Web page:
Home Arts & Culture Kanehsata’kehró:non artists on Mercier Bridge

Kanehsata’kehró:non artists on Mercier Bridge

Gunn’s piece features a bear catching a salmon, and Oke’s depicts a turtle she illustrated using pointillism techniques. Courtesy Jacques-Cartier-Champlain Bridge Incorporated

Community members who have passed over the Mercier Bridge in the last few weeks may have spotted some new additions to the structure, in the form of several colourful banners adorned with artworks by artists from Kahnawake, Kanesatake, and Oneida. 

Kanehsata’kehró:non Jasmin Gunn and Kaysun Oke both worked on the project, which was a partnership between The Jacques Cartier and Champlain Bridges Incorporated (JCCBI) team and Kanien’kehá:ka Onkwawén:na Raotitióhkwa Language and Cultural Center (KOR).

“This experience has been exciting, it’s like nothing I’ve ever been a part of,” said Oke. “The whole process of just talking about my art, seeing it on the bridge, and having my biography on (the JCCBI) website has been great.”

Oke’s work is called “Unity Turtle” and features a black and white turtle illustration, with thirteen winding trees forming the turtle’s shell. The piece was created with pointillism techniques, each dot painstakingly inked on the paper. 

“Within Haudenosaunee culture, we believe all matters are related. When creating the turtle with pointillism technique, unity and connection was the main idea since it is such a strong symbol within our culture,” she said of her piece. “I demonstrated it within its 13 scales, which also represent the moon cycle. Every perfectly placed dot represents a person. The trees and roots signify strength and connection. All together it forms the turtle, our Mother Earth.”

Gunn’s piece, which is in colour, is called “Grasp.” She explained that the image is from the perspective of a salmon, being plucked from the water by a hungry bear. She used realistic colours for the salmon, but selected hues of blue, purple, and turquoise for the bear, which she said makes the bear seem “ethereal and otherworldly,” therefore expressing the “eternal nature of the cycle of life and death.”

“I wanted to put a fish out there as the focal point, and  have the bear that is hunting sort of sneak up on you visually,” Gunn said. “Although the original image didn’t start that way. It’s a play of life and death, main characters and background players, and how we all have different perspectives.”

The process of creating the digital illustration was lengthy. Like most of her work, Gunn’s art starts with pencil and paper. 

“I then photograph it, and manipulate the image over many hours, and come back to it with new techniques or colour schemes until I am happy with it and it takes a life of its own,” she said. 

Oke’s work also starts with pencil and paper – but her piece uses architect ink pens, which have hyper-thin nibs for precision details.

“From there, I go with the flow of the pen. The entire design is made strictly by dots,” she said. “It took extremely long, but it was so rewarding seeing the end result. The texture of the turtle really came through.”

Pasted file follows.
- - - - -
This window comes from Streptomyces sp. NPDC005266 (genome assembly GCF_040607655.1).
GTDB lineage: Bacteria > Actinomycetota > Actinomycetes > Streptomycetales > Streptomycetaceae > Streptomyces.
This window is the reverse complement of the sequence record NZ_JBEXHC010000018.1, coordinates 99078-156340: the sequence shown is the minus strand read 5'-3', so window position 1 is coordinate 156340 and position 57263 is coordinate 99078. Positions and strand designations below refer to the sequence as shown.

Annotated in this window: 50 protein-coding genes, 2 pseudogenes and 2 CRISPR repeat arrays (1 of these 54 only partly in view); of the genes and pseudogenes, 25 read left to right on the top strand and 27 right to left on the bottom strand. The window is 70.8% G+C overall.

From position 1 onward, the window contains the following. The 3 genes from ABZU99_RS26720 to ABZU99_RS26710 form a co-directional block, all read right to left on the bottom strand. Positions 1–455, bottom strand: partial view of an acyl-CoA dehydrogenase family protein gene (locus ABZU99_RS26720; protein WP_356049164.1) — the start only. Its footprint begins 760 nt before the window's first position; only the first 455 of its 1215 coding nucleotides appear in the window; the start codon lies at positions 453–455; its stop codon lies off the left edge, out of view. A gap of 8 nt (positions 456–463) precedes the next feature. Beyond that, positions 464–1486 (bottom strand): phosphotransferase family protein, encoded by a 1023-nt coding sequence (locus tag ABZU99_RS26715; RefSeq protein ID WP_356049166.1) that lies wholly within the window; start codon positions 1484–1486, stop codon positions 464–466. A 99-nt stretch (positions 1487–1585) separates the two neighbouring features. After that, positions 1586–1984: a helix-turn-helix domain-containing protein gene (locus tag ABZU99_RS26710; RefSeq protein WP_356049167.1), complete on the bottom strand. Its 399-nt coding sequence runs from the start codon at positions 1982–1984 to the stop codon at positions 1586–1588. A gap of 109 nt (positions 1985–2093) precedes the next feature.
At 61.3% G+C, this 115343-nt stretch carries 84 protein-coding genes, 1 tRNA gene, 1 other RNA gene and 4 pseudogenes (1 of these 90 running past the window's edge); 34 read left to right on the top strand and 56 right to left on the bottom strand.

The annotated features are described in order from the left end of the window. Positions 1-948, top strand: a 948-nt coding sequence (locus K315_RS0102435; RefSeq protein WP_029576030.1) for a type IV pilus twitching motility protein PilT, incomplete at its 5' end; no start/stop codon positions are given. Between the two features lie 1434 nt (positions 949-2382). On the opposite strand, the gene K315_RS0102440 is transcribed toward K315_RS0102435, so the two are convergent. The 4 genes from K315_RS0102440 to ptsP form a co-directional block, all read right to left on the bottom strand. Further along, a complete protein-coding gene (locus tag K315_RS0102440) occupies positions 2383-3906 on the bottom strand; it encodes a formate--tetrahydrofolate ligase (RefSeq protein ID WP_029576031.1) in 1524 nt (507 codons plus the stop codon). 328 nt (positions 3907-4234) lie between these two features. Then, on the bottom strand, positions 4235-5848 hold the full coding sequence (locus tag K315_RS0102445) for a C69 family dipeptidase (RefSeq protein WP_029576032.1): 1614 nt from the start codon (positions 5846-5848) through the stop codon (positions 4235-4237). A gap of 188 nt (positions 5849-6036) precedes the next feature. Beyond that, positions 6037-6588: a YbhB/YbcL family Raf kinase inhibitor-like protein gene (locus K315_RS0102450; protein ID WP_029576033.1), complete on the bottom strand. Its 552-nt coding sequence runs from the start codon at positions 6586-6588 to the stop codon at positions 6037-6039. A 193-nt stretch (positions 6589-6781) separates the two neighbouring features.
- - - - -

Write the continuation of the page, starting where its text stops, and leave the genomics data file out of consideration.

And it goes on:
Both artists said that seeing their work in person after starting with a small sketch has been thrilling. 

“It’s been an amazing opportunity, and I feel honoured and amazed that this little sketch has evolved its way to waving to commuters every day,” Gunn said.

Art was also designed by Pamela Lynne, Owisokon Lahache, Wakenhiióhstha Montour, Ronwahawihtha Delaronde, Tekaronhienháwi Norton, Lily Ieroniawákon Deer, Megan Kanerahtenhàwi Whyte, Julia Brown, and Jayme Leigh Glen. This week, all the artists gathered in Kahnawake for a meet and greet.

“The meet and greet was nice, I was able to put faces to the art. My favourite part was seeing how supportive everyone was and seeing people I used to go to high school with. I don’t get many opportunities to visit Kahnawake but when I do it’s lovely to reconnect,” Oke said. “I think it’s so crucial that artists, especially Native artists, have support and opportunities to showcase their work, especially in an area where many people pass every day. It’s a great way to promote culture.”

Oke said she’s particularly appreciative of the work by KOR in partnering with JCCBI for the project. 

“I really hope there’s more opportunities for artists to showcase their work. It’s amazing that Kahnawake has so many resources and welcomes outside artists from sister communities to participate,” she said. “My community doesn’t have many opportunities to give artists so it’s great to have a place that values art.”

Oke and Gunn’s art is on display on the Mercier Bridge right now, alongside the other nine artists’ work. 

This article was originally published in print on Friday, August 25, in issue 32.34 of The Eastern Door.

Eve is a reporter with the Eastern Door. She has also covered harm reduction and social justice issues for the Montreal Gazette, The Breach, Filter Magazine, and more.

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Eve is a reporter with the Eastern Door. She has also covered harm reduction and social justice issues for the Montreal Gazette, The Breach, Filter Magazine, and more.